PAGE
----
As expected, the merits, or otherwise, of a tax on capital gains have been hotly debated in the weeks since the release of the Tax Working Group's report.
Essentially, the group's key recommendations are to tax capital gains made on investment housing, shares, business assets and some 'intangible' assets while exempting the family home and certain personal assets such as jewellery and fine art.
While a Capital Gains Tax (CGT) isn't the only recommendation — it's easily the one which has most animated people on both sides of the debate — particularly given that it's a topic on which few people occupy the middle ground. You either support a tax on capital gains, or you don't.
For the record — I don't.
Even if you accept that the tax system needs reform — and while there's merit to the argument that capital gains are a form of income and should therefore be taxed — that position lost any validity the moment the Government exempted the family home.
There's simply no compelling logic for heavily taxing one group while completely exempting another.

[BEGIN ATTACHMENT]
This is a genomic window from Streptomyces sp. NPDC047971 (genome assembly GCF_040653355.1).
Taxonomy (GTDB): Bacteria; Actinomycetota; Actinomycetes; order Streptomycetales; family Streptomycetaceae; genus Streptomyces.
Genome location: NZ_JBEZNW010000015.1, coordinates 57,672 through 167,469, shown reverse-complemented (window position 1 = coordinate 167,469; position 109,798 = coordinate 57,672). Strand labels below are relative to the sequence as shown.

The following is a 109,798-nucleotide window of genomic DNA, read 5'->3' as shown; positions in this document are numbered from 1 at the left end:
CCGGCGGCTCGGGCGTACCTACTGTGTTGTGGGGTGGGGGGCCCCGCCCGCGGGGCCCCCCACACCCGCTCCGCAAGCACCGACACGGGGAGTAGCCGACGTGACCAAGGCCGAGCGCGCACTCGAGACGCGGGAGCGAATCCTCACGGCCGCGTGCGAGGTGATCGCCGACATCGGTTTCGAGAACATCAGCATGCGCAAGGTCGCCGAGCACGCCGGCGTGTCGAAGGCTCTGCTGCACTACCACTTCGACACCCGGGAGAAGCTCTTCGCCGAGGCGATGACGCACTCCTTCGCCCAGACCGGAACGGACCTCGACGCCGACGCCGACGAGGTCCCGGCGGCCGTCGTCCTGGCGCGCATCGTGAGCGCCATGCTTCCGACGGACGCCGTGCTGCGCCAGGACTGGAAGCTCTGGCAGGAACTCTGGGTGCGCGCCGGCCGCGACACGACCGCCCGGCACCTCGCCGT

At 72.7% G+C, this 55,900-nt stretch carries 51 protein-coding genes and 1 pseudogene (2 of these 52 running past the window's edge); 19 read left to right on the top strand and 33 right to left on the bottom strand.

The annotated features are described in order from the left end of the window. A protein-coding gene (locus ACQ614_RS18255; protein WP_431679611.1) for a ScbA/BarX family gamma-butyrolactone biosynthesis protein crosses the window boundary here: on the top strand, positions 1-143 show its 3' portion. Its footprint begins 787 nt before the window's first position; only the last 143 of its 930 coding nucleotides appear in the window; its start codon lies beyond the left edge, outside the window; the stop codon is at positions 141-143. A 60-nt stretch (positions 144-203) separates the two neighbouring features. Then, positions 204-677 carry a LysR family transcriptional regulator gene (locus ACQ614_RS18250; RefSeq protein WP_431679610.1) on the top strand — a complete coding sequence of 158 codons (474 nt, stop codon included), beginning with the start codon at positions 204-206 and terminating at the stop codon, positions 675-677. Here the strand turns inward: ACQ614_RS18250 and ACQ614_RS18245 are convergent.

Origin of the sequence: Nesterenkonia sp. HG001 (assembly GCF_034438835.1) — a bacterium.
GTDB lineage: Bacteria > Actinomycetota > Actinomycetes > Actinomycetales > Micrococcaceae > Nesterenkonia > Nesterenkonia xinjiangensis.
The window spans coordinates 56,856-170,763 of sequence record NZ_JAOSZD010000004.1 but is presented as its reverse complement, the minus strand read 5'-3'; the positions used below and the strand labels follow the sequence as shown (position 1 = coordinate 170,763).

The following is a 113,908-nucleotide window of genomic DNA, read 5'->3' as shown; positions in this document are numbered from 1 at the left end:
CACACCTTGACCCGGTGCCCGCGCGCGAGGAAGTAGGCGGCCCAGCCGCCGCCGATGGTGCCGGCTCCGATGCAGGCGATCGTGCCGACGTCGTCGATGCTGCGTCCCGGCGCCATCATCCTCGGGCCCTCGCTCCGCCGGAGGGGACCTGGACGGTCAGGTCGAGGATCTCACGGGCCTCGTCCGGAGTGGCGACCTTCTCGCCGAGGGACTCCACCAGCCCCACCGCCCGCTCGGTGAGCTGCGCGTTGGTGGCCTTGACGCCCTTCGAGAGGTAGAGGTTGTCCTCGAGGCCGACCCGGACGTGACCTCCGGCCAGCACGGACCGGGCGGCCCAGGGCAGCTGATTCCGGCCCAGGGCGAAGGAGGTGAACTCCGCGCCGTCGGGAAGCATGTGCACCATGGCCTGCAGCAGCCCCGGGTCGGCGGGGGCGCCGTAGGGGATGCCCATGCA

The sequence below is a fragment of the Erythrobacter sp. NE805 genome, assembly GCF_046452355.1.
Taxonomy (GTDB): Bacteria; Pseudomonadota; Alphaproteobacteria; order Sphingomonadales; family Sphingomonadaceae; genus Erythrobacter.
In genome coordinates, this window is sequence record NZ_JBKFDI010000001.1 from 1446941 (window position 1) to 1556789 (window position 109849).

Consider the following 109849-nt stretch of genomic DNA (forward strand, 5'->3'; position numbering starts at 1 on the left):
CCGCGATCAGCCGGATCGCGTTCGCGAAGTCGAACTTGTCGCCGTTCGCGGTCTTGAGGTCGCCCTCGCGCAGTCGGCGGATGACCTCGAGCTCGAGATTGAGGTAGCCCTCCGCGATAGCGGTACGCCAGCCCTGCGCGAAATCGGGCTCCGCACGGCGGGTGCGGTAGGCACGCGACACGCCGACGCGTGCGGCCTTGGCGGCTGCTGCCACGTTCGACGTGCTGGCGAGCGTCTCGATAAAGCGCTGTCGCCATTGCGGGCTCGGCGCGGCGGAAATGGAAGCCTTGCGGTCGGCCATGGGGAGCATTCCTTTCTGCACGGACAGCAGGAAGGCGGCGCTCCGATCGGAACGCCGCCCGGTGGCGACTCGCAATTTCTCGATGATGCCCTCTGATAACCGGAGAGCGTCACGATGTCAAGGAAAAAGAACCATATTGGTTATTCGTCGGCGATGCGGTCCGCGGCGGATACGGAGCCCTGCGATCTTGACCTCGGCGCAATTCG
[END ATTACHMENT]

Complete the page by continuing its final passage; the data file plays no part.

As a result, it's hard not to draw the conclusion that the proposed CGT on rental investors is an envy tax designed to punish people who have tried to provide for themselves.
Sadly, it gets worse.
Someone who purchased an investment property for $650,000, and saw that property increase to $975,000 would pay 33 per cent tax of $107,250 on that capital gain. That's simply outrageous.
A much fairer solution is to make capital gains tax universal, like GST, and apply it to every house sold.
Then we could drop the rate to just 3.5 per cent and raise more revenue.
There is around 1.8 million homes in New Zealand and around 180,000 are sold each year. Based on the example of a home being purchased at the current national median of around $650,000 and on-sold for $975,000 — a gain of $325,000 — a tax of 3.5 per cent would be $11,375 on the sale, but a whopping annual tax take of $2.05 billion.
These numbers deal solely with a CGT on property — whereas a truly universal capital gains tax would levy a small amount on the gain of all appreciating assets.